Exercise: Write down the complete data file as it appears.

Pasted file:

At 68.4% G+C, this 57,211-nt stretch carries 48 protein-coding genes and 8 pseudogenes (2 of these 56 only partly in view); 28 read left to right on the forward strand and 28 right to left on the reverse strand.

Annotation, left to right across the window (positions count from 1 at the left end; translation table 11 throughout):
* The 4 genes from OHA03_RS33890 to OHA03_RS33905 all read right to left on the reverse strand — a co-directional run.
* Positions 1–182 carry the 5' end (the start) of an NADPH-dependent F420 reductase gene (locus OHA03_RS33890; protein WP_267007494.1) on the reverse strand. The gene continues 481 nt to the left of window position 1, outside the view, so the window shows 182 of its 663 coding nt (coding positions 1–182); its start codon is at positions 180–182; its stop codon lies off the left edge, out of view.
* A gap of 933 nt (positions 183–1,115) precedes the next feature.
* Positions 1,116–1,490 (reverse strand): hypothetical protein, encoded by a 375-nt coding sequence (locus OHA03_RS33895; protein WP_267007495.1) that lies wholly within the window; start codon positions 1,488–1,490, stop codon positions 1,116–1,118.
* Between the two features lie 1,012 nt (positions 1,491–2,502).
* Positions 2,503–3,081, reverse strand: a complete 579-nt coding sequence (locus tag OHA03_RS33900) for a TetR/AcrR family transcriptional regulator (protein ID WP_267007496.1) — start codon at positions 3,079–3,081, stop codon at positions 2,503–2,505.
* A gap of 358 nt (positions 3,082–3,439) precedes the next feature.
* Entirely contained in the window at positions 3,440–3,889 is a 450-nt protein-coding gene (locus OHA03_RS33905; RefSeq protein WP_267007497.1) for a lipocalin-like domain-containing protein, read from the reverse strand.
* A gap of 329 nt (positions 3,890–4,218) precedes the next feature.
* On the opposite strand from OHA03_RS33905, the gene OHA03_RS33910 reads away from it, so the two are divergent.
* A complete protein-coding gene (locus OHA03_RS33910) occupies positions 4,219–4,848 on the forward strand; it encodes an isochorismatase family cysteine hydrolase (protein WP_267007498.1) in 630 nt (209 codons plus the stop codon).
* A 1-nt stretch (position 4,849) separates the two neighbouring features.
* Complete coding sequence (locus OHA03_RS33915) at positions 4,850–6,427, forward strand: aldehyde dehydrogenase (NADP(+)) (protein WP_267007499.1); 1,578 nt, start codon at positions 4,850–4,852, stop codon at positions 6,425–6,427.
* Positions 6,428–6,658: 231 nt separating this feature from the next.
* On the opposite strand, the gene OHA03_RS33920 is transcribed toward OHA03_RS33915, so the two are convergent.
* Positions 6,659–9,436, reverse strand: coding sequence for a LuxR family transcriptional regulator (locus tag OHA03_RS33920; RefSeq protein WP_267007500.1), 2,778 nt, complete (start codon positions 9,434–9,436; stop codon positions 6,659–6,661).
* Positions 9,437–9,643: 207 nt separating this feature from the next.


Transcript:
At 68.4% G+C, this 57,211-nt stretch carries 48 protein-coding genes and 8 pseudogenes (2 of these 56 only partly in view); 28 read left to right on the forward strand and 28 right to left on the reverse strand.

Annotation, left to right across the window (positions count from 1 at the left end; translation table 11 throughout):
* The 4 genes from OHA03_RS33890 to OHA03_RS33905 all read right to left on the reverse strand — a co-directional run.
* Positions 1–182 carry the 5' end (the start) of an NADPH-dependent F420 reductase gene (locus OHA03_RS33890; protein WP_267007494.1) on the reverse strand. The gene continues 481 nt to the left of window position 1, outside the view, so the window shows 182 of its 663 coding nt (coding positions 1–182); its start codon is at positions 180–182; its stop codon lies off the left edge, out of view.
* A gap of 933 nt (positions 183–1,115) precedes the next feature.
* Positions 1,116–1,490 (reverse strand): hypothetical protein, encoded by a 375-nt coding sequence (locus OHA03_RS33895; protein WP_267007495.1) that lies wholly within the window; start codon positions 1,488–1,490, stop codon positions 1,116–1,118.
* Between the two features lie 1,012 nt (positions 1,491–2,502).
* Positions 2,503–3,081, reverse strand: a complete 579-nt coding sequence (locus tag OHA03_RS33900) for a TetR/AcrR family transcriptional regulator (protein ID WP_267007496.1) — start codon at positions 3,079–3,081, stop codon at positions 2,503–2,505.
* A gap of 358 nt (positions 3,082–3,439) precedes the next feature.
* Entirely contained in the window at positions 3,440–3,889 is a 450-nt protein-coding gene (locus OHA03_RS33905; RefSeq protein WP_267007497.1) for a lipocalin-like domain-containing protein, read from the reverse strand.
* A gap of 329 nt (positions 3,890–4,218) precedes the next feature.
* On the opposite strand from OHA03_RS33905, the gene OHA03_RS33910 reads away from it, so the two are divergent.
* A complete protein-coding gene (locus OHA03_RS33910) occupies positions 4,219–4,848 on the forward strand; it encodes an isochorismatase family cysteine hydrolase (protein WP_267007498.1) in 630 nt (209 codons plus the stop codon).
* A 1-nt stretch (position 4,849) separates the two neighbouring features.
* Complete coding sequence (locus OHA03_RS33915) at positions 4,850–6,427, forward strand: aldehyde dehydrogenase (NADP(+)) (protein WP_267007499.1); 1,578 nt, start codon at positions 4,850–4,852, stop codon at positions 6,425–6,427.
* Positions 6,428–6,658: 231 nt separating this feature from the next.
* On the opposite strand, the gene OHA03_RS33920 is transcribed toward OHA03_RS33915, so the two are convergent.
* Positions 6,659–9,436, reverse strand: coding sequence for a LuxR family transcriptional regulator (locus tag OHA03_RS33920; RefSeq protein WP_267007500.1), 2,778 nt, complete (start codon positions 9,434–9,436; stop codon positions 6,659–6,661).
* Positions 9,437–9,643: 207 nt separating this feature from the next.